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The Miami Heat Couldn’t Defend the Most Basic Play in Basketball

The Indiana Pacers’ victory Sunday in Game 1 of the NBA’s Eastern Conference finals seemed a fitting reward for their long regular-season campaign to secure home-court advantage, always with an eye on a hypothetical playoff matchup with the Miami Heat. The Pacers’ raucous home crowd egged them on to an out-of-character offensive performance. They scored at a rate of 120.6 points per 100 possessions, their most efficient offensive performance of the playoffs and their fifth-best of the season.

The Pacers’ point total was surprising, but how the team scored those points was entirely unexpected. The Pacers haven’t relied heavily on the pick-and-roll — mostly because they haven’t been very good at it. According to mySynergySports, in pick-and-rolls so far this season (including Sunday’s game), the Pacers rank 14th in efficiency in possessions finished by the ball handler, and 20th in possessions finished by the screener (these statistics only include pick-and-rolls that resulted in a field-goal attempt, free throw or turnover by the screener or the ball handler).

But even matching that mediocre standard would have been an optimistic goal for the Pacers; the Heat are among the league’s best pick-and-roll defenders. They rank first in efficiency on defending pick-and-roll possessions finished by the ball handler and fifth on those finished by the screener. So far this season, the Heat’s opponents ran pick-and-rolls on 16 percent of their offensive possessions, scoring an average of 0.74 points per play.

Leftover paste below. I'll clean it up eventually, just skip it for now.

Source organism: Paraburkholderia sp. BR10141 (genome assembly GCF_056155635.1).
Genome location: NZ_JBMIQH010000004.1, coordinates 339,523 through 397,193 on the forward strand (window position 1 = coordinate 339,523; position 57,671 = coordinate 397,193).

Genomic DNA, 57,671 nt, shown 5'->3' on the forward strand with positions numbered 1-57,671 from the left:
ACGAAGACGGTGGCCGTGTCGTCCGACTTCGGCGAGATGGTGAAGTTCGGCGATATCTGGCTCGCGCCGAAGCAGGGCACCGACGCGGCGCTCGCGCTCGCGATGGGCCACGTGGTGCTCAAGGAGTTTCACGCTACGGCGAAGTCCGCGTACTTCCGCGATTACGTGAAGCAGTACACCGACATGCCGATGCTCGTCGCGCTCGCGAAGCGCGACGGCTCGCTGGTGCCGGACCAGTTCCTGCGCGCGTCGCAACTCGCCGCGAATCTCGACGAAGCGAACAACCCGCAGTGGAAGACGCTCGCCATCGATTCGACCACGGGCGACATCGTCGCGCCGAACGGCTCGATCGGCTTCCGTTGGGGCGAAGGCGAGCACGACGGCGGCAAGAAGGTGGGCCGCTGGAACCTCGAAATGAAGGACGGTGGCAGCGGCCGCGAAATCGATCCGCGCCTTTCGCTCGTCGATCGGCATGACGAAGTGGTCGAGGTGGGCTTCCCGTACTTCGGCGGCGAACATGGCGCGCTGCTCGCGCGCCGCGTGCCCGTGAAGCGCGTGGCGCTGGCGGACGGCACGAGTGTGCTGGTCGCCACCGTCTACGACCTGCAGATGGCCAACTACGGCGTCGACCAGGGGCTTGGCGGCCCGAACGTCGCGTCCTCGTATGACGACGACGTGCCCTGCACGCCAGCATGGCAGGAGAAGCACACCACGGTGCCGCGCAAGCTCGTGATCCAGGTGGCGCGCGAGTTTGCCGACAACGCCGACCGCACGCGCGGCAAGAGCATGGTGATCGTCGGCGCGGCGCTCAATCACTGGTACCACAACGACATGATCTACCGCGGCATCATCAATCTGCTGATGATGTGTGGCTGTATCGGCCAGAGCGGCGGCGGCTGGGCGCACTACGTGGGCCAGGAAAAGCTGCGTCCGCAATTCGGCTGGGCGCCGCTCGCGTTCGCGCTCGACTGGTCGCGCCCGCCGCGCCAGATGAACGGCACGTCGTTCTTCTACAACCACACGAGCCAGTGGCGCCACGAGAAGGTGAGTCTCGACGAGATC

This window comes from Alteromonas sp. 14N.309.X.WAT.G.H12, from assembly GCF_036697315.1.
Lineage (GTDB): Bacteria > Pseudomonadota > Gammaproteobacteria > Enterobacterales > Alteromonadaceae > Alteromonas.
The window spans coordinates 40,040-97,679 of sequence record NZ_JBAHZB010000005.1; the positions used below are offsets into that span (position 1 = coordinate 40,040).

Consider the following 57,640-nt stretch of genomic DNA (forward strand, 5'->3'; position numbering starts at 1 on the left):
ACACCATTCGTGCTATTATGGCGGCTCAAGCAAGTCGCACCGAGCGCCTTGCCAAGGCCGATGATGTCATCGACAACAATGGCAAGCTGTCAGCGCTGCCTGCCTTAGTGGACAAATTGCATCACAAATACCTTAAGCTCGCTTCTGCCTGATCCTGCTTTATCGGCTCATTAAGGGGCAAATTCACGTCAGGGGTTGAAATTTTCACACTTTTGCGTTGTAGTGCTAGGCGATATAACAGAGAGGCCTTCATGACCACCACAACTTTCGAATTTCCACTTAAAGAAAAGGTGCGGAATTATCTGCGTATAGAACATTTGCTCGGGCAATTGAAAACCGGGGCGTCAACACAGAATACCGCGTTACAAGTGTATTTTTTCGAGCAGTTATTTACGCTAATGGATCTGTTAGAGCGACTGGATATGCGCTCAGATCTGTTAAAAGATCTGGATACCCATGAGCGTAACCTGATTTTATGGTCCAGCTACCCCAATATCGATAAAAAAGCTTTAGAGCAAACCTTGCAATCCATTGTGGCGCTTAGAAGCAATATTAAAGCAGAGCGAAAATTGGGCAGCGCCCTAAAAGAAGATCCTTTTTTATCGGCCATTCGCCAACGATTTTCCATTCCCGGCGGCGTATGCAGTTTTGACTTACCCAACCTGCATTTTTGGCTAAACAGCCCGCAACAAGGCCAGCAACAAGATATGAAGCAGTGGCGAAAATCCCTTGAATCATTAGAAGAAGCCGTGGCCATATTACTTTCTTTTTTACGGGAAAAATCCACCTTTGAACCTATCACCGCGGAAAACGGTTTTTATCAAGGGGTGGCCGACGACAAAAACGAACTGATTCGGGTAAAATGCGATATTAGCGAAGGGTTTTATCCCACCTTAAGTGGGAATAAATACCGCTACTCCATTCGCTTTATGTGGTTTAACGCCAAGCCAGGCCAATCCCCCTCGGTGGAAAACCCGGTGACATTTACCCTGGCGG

The table below shows how the Pacers’ pick-and-roll attack fared in Game 1 against the Heat, compared with their performances in the regular season and their previous playoff series.

The Indiana Pacers’ Pick-And-Roll


Against the Heat on Sunday, the Pacers were more efficient on pick-and-roll possessions, and they ran pick-and-rolls more often. The Pacers’ spacing was unusually precise, stretching the Heat’s defensive rotations and keeping driving lanes open for ball handlers. Paul George, Lance Stephenson and the rest of the Pacers’ backcourt players were also extremely careful with the ball, both in delivering passes to their rolling bigs and avoiding getting stripped on drives to the basket. Just 11 percent of their pick-and-roll possessions ended in a turnover in Game 1, better than their season-long average of 14 percent and far below the 23 percent the Heat defense forced this season.

It’s hard to imagine the Pacers keeping up this kind of performance on the pick-and-roll throughout the rest of the series, but they have laid out a good template for offensive success.

Ian Levy is the senior NBA editor for and the man behind the curtain at The Step Back and Nylon Calculus.